[Haskell-cafe] Some thoughts on Type-Directed Name Resolution
sh006d3592 at blueyonder.co.uk
Tue Jan 24 05:10:14 CET 2012
There's a proposal at the moment to add support for TDNR to Haskell - to
leverage "the power of the dot" (e.g. for intellisense).
I approve of the goal, but I'd like to suggest a different approach.
My basic idea is stolen from Bertrand Meyer (Object-Oriented Software
Construction, second edition). Basically, a class *is* both a module and
a type. Quote...
Classes as modules
Object orientation is primarily an architectural technique: its major
effect is on the
modular structure of software systems.
The key role here is again played by classes. A class describes not
just a type of
objects but also a modular unit. In a pure object-oriented approach:
Classes should be the only modules.
By the logic of equivalence relations, we can conclude that a type *is*
a module. Only I'd adapt that a little. In C++, the following operators
can all be used to access the "module" for some type or value...
* :: Scope resolution
* . Member dereference
* -> Member dereference via a pointer
* .* Member-pointer dereference
* ->* Member-pointer dereference via a pointer
In C++, a type and an instance each have their own modules. A (smart)
pointer has its own module, separate from the module for the type it
points to. And member-pointers exist because sometimes there's a need to
reference a member without knowing or (yet) caring which instance.
We already have member pointers - the functions that map an instance to
the field value. It would make some sense if these could be placed in a
module associated with the type (not the instance).
When an instance is created of a type, that can effectively (without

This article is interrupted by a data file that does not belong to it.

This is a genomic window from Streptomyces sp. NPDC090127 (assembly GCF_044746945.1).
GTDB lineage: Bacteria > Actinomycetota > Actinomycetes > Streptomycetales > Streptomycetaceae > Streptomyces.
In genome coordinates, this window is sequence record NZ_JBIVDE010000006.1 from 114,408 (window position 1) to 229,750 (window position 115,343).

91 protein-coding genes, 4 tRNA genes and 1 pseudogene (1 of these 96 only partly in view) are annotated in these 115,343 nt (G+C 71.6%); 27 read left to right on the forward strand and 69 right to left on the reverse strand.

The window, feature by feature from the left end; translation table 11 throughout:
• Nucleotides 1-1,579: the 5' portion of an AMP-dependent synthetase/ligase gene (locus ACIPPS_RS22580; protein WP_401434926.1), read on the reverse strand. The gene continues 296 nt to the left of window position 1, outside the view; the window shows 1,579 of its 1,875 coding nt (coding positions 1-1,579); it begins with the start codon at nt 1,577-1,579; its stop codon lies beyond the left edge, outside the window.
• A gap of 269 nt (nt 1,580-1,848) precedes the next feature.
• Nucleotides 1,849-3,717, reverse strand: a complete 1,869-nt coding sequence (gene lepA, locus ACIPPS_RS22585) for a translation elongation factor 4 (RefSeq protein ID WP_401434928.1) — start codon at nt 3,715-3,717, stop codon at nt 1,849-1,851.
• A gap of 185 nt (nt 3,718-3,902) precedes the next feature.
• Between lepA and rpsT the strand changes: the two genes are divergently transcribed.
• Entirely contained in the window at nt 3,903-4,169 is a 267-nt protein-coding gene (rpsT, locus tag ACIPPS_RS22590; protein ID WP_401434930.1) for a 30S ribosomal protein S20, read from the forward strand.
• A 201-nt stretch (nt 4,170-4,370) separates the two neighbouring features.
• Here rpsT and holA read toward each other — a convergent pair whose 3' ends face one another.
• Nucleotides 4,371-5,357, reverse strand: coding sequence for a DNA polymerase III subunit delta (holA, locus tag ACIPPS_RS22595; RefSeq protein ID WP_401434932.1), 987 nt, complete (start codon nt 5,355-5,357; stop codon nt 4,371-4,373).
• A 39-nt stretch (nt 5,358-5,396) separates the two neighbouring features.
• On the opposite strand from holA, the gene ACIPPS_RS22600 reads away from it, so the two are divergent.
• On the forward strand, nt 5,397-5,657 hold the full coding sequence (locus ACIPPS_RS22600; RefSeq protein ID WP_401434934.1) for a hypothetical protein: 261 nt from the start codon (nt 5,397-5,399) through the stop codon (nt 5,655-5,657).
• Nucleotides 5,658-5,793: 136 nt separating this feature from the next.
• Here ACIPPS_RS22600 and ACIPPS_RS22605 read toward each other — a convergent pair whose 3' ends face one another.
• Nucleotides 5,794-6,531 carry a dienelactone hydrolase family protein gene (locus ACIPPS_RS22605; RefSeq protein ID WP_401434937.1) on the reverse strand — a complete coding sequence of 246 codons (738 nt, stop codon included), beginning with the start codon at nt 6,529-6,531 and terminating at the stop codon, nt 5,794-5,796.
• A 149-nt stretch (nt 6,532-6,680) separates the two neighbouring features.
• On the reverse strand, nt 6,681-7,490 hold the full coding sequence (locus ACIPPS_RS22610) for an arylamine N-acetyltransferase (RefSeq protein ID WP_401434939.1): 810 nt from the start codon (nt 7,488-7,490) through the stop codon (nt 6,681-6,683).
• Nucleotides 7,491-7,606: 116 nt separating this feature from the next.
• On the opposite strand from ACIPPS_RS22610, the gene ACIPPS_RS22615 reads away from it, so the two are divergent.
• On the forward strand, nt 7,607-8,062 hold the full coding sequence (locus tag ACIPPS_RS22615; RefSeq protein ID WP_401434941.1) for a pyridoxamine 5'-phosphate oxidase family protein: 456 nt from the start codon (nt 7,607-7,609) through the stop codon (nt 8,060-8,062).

run-time overhead) create a new module associated with the new instance.
This will contain the same field-access functions, but with the instance
parameter already curried in.
So there's no real need for any new meaning of the . operator - it's
just access to names within a module. And there's no need for a new
mechanism for accessing fields - only for a way to place them in that
module scope, and a little sugar that gives us the same field-access
function but with the instance parameter already curried in.
Once we have these modules containing compiler-generated field-access
functions, though, it makes some sense to allow additional functions
(and perhaps types) to be added within that types module explicitly by
the programmer. It may also make sense to allow functions to be
explicitly defined which will be added to the instance-modules and
support the prefix-instance-parameter sugar.
Finally, as with C++, when dealing with IORef and similar, it make make
sense to have a separate -> operator (spelled differently, of course).
Or it could use the standard dot. C++ and D disagree in this (in C++,
the smart pointer has its own module separate from the pointed-at
instance - in D, there is no -> or equivalent).
As an aside, Ada has already gone through a related transition. The
original Ada 83 had variant records, but no "true classes". In Ada 95,
"tagged types" were added which were like variant records, but which
supported inheritance and run-time dispatch. The discriminant is
replaced by a "tag" which is presumably implemented as a virtual table
pointer. However, functions and procedures weren't members. The typical
call of a "method" would be...
packagename.procedure_name ( instance_arg, other_args );
Ada 2005 added some workarounds to allow conventional OOP call notation.
See section 1.3 of the Ada 2005 rationale for details. However, it all
feels a bit kludgy. In particular, the procedures and functions still
aren't members - there are just some special rules for when they can be
used as if they were. I've not actually used Ada 2005, but I'd bet some
confusion can result from that.
Personally, I think Meyer was at least partly right - if types (and
instances) are modules, the kludge-factor is much lower. C++ actually
doesn't get this quite right IMO (you can access static class members
through the instance objects, for example, not just through the
classes), but C++ classes *do* act mostly like modules and that is a
very useful trait - particularly within the declarative sublanguage
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